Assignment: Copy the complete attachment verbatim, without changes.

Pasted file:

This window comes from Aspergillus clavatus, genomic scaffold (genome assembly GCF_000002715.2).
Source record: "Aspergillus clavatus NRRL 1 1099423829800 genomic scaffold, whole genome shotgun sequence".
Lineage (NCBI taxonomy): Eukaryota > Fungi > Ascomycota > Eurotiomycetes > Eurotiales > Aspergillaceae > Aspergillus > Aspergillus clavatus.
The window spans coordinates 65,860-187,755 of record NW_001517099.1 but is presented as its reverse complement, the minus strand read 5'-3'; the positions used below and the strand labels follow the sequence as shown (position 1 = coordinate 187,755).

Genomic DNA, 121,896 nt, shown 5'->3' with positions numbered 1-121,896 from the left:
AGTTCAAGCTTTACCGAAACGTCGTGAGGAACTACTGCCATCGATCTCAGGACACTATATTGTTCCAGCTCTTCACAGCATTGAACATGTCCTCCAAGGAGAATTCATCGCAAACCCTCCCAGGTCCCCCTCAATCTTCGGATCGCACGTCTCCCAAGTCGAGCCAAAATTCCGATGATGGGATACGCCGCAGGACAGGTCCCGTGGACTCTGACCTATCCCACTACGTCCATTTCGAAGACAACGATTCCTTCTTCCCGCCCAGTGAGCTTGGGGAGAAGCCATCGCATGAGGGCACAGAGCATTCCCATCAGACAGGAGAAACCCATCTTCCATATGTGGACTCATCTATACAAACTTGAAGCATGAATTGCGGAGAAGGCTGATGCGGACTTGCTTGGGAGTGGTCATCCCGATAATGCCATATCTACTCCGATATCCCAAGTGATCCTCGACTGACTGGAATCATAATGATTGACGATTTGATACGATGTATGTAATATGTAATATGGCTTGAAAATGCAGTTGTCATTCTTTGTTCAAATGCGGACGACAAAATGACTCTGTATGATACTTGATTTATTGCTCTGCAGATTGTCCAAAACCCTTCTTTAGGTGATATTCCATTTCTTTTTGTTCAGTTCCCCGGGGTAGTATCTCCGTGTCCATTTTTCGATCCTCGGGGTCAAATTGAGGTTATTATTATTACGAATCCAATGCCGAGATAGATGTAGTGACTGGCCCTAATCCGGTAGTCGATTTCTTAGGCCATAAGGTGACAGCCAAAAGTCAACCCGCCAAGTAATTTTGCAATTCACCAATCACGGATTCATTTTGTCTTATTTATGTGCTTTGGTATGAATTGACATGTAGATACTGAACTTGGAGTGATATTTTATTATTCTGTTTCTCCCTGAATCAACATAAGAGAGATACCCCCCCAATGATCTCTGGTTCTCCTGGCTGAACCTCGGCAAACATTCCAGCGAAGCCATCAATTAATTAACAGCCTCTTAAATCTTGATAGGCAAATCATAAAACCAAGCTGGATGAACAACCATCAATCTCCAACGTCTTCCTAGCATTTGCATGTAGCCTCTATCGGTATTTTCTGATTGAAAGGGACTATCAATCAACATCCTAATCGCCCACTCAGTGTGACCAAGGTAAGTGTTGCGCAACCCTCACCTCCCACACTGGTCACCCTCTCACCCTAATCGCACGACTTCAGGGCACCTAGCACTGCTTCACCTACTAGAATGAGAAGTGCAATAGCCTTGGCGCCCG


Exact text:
This window comes from Aspergillus clavatus, genomic scaffold (genome assembly GCF_000002715.2).
Source record: "Aspergillus clavatus NRRL 1 1099423829800 genomic scaffold, whole genome shotgun sequence".
Lineage (NCBI taxonomy): Eukaryota > Fungi > Ascomycota > Eurotiomycetes > Eurotiales > Aspergillaceae > Aspergillus > Aspergillus clavatus.
The window spans coordinates 65,860-187,755 of record NW_001517099.1 but is presented as its reverse complement, the minus strand read 5'-3'; the positions used below and the strand labels follow the sequence as shown (position 1 = coordinate 187,755).

Genomic DNA, 121,896 nt, shown 5'->3' with positions numbered 1-121,896 from the left:
AGTTCAAGCTTTACCGAAACGTCGTGAGGAACTACTGCCATCGATCTCAGGACACTATATTGTTCCAGCTCTTCACAGCATTGAACATGTCCTCCAAGGAGAATTCATCGCAAACCCTCCCAGGTCCCCCTCAATCTTCGGATCGCACGTCTCCCAAGTCGAGCCAAAATTCCGATGATGGGATACGCCGCAGGACAGGTCCCGTGGACTCTGACCTATCCCACTACGTCCATTTCGAAGACAACGATTCCTTCTTCCCGCCCAGTGAGCTTGGGGAGAAGCCATCGCATGAGGGCACAGAGCATTCCCATCAGACAGGAGAAACCCATCTTCCATATGTGGACTCATCTATACAAACTTGAAGCATGAATTGCGGAGAAGGCTGATGCGGACTTGCTTGGGAGTGGTCATCCCGATAATGCCATATCTACTCCGATATCCCAAGTGATCCTCGACTGACTGGAATCATAATGATTGACGATTTGATACGATGTATGTAATATGTAATATGGCTTGAAAATGCAGTTGTCATTCTTTGTTCAAATGCGGACGACAAAATGACTCTGTATGATACTTGATTTATTGCTCTGCAGATTGTCCAAAACCCTTCTTTAGGTGATATTCCATTTCTTTTTGTTCAGTTCCCCGGGGTAGTATCTCCGTGTCCATTTTTCGATCCTCGGGGTCAAATTGAGGTTATTATTATTACGAATCCAATGCCGAGATAGATGTAGTGACTGGCCCTAATCCGGTAGTCGATTTCTTAGGCCATAAGGTGACAGCCAAAAGTCAACCCGCCAAGTAATTTTGCAATTCACCAATCACGGATTCATTTTGTCTTATTTATGTGCTTTGGTATGAATTGACATGTAGATACTGAACTTGGAGTGATATTTTATTATTCTGTTTCTCCCTGAATCAACATAAGAGAGATACCCCCCCAATGATCTCTGGTTCTCCTGGCTGAACCTCGGCAAACATTCCAGCGAAGCCATCAATTAATTAACAGCCTCTTAAATCTTGATAGGCAAATCATAAAACCAAGCTGGATGAACAACCATCAATCTCCAACGTCTTCCTAGCATTTGCATGTAGCCTCTATCGGTATTTTCTGATTGAAAGGGACTATCAATCAACATCCTAATCGCCCACTCAGTGTGACCAAGGTAAGTGTTGCGCAACCCTCACCTCCCACACTGGTCACCCTCTCACCCTAATCGCACGACTTCAGGGCACCTAGCACTGCTTCACCTACTAGAATGAGAAGTGCAATAGCCTTGGCGCCCG